Make your drawing more realistic
Next, colour layers of light grey and light brown to fill in the head and body (the thorax and abdomen). Notice that the thorax has little lines running across it – so don’t forget the small details if you’re looking for a realistic finish!
Deepening the layers of colour
Create the iridescent effect
For the forewings, gradually build soft layers of yellow, orange and red to create an iridescent effect. Always start with the lightest colour first and you try to keep your strokes consistent to get even coverage.
You can add several tones of each colour if you have more than one orange pencil. The more the better!
Give your wings an extra glow
Go back and add a soft layer of orange to the hindwing to give some extra vibrance here!
Drawing markings on the wings to make your butterfly unique
Experiment with different pencil textures
Using the side of your pencil, you can create different markings. It will look smudgier and less controlled than using the sharp tip of the pencil, which is perfect for capturing fuzzy textures.
You’ll also have less control over the mark, which will make your drawing more interesting.
Create shimmering blue tones
With the side of a light blue pencil, make the markings in each of the four corners of the butterfly. Don’t worry about these being symmetrical! Do the same with red pencil.
Adding contrast to bring your butterfly drawing to life
Experiment with different pencil textures
Now go in softly with a dark grey or black pencil for the final layer of colour. Draw a fine, black, broken line around the edge of the wings with a sharpened pencil to define the wing and bring everything together.
Make the shadows more intense
Use your darker pencil to go over and bring out the antennae. Use the side of the pencil to make the larger, heavier, black markings on the wings.
Don’t worry if the black goes on top of the other colours – this will just add some depth of colour.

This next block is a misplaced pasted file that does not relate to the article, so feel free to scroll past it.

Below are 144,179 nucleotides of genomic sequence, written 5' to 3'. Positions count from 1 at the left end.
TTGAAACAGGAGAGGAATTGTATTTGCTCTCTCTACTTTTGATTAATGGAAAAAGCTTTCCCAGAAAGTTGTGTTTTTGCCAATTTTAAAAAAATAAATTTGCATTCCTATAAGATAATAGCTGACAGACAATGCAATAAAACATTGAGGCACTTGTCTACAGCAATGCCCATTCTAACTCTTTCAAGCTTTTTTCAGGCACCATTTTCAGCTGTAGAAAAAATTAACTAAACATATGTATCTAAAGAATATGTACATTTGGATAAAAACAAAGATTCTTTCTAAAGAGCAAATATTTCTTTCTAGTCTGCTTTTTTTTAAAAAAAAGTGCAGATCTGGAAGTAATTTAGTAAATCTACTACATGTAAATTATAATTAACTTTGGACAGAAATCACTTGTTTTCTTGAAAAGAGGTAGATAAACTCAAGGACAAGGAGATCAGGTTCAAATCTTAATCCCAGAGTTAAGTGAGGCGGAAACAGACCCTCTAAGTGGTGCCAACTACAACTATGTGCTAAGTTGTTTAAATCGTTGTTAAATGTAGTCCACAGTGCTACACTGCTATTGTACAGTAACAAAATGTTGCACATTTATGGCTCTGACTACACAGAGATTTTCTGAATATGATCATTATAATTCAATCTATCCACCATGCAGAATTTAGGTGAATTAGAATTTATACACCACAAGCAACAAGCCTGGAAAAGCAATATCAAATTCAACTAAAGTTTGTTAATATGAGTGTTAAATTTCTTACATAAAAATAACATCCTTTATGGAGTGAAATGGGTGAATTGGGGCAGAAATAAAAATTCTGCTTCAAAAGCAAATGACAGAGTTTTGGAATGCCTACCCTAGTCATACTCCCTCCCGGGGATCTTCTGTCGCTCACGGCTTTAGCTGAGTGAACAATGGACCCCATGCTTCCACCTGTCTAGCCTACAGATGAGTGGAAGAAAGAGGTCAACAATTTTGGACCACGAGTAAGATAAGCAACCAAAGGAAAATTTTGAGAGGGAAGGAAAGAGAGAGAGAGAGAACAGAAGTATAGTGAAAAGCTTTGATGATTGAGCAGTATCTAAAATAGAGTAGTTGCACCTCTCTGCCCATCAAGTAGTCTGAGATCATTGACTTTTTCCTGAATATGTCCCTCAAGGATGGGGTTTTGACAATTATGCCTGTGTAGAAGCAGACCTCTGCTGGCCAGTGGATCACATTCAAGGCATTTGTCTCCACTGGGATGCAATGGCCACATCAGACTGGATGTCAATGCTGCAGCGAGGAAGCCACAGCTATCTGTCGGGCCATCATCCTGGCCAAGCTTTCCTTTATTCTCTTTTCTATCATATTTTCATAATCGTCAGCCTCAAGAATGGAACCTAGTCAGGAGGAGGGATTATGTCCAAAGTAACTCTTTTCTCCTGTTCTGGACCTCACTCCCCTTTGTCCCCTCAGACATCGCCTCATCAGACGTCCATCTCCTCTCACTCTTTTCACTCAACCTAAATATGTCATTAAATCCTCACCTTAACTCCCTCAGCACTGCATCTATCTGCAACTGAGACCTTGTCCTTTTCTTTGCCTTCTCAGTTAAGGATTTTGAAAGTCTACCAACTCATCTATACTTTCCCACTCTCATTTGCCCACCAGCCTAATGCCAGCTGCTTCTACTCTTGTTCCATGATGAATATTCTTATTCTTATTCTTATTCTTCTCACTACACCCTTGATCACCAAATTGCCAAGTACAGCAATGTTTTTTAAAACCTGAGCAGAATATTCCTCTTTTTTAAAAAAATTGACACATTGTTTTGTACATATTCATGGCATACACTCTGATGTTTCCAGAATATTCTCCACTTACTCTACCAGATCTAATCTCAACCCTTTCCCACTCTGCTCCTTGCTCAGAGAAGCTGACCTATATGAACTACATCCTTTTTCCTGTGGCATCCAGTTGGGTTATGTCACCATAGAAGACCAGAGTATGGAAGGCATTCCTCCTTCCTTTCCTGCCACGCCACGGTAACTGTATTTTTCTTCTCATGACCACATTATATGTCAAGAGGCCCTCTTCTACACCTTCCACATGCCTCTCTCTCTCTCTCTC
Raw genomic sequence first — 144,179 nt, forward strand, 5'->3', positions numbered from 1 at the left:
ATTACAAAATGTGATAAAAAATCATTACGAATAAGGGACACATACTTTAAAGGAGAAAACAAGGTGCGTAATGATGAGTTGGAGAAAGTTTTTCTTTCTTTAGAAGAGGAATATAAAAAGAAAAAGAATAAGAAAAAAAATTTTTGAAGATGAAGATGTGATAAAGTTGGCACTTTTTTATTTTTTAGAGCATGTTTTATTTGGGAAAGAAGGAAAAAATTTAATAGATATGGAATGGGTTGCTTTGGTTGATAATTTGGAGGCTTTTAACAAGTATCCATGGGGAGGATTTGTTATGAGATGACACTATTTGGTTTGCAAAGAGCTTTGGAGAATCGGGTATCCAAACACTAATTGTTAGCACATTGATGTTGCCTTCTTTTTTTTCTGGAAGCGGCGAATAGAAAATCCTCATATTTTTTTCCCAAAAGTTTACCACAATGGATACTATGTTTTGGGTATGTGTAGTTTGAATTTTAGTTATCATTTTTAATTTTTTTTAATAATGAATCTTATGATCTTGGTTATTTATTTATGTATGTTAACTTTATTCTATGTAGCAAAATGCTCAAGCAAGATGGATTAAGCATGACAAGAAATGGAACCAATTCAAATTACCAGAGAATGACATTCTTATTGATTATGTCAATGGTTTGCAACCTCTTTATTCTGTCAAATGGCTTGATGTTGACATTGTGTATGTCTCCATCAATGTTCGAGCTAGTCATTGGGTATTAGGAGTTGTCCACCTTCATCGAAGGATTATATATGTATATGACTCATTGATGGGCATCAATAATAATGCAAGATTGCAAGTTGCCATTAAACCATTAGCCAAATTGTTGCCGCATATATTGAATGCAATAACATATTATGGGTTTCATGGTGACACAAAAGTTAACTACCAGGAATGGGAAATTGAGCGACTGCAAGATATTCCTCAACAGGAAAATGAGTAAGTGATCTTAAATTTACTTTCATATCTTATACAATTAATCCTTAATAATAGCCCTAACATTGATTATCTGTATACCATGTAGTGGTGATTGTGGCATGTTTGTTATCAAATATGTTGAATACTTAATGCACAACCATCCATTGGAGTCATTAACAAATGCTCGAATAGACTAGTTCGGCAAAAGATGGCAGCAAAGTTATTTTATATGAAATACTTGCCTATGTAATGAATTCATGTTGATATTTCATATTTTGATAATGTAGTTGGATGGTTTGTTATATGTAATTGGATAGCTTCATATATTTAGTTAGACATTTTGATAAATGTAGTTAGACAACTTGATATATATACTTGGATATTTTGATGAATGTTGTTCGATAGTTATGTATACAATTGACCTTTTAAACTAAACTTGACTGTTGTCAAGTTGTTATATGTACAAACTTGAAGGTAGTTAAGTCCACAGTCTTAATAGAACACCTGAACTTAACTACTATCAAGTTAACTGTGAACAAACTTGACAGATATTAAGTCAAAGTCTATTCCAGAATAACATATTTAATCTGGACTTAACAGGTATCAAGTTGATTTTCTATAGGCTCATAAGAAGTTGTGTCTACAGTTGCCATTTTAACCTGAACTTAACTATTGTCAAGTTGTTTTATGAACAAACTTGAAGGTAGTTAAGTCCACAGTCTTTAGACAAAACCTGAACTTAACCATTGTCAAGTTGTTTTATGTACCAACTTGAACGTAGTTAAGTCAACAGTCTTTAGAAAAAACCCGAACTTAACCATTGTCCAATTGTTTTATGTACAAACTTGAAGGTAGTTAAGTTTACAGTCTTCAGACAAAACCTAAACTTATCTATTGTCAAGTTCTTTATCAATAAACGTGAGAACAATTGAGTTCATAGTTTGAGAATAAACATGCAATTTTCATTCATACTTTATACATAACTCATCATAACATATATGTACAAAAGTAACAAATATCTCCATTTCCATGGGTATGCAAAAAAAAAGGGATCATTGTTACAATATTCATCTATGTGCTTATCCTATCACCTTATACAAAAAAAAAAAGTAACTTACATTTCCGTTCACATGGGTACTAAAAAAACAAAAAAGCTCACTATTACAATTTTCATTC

Highlighting the wings to add depth to your drawing
Make your butterfly shine
Use the electric rubber to lift off the layers of pencil. Add a few final, finer white markings. The electric rubber will take off all the layers of colour from the page, leaving a clear white spot.
It’s an effective way to get some extra fine details in your drawing. You can add two or three white spots to the forewings to complete your butterfly drawing.
Enhance your drawing with clever finishing touches
At this stage you can stand back and take a moment to reflect on your drawing as a whole. Maybe you’d like to bring out some more of the orange colour, or add deeper reds towards the centre of the butterfly or brighten some of the yellows.
Mastering your technique: The key to drawing lifelike butterflies
Drawing butterflies that come to life on the page is as much about layering colour as it is picking an (almost) symmetrical design. Once you master the art of layering with bold, exciting colours, you can capture the dynamism that makes butterflies such a fascinating point of study for nature enthusiasts and budding artists alike.
Now you know the basic technique, why not have a go at drawing other butterfly varieties? Our personal favourites are the multi-coloured Small Tortoiseshell or the iconic Red Admiral.
Explore the natural world through art with more nature drawings on Gathered
The natural world can be an incredible source of inspiration for artists of all ages. If you’ve enjoyed learning how to draw a butterfly, you might also like our easy how to draw a bird tutorial.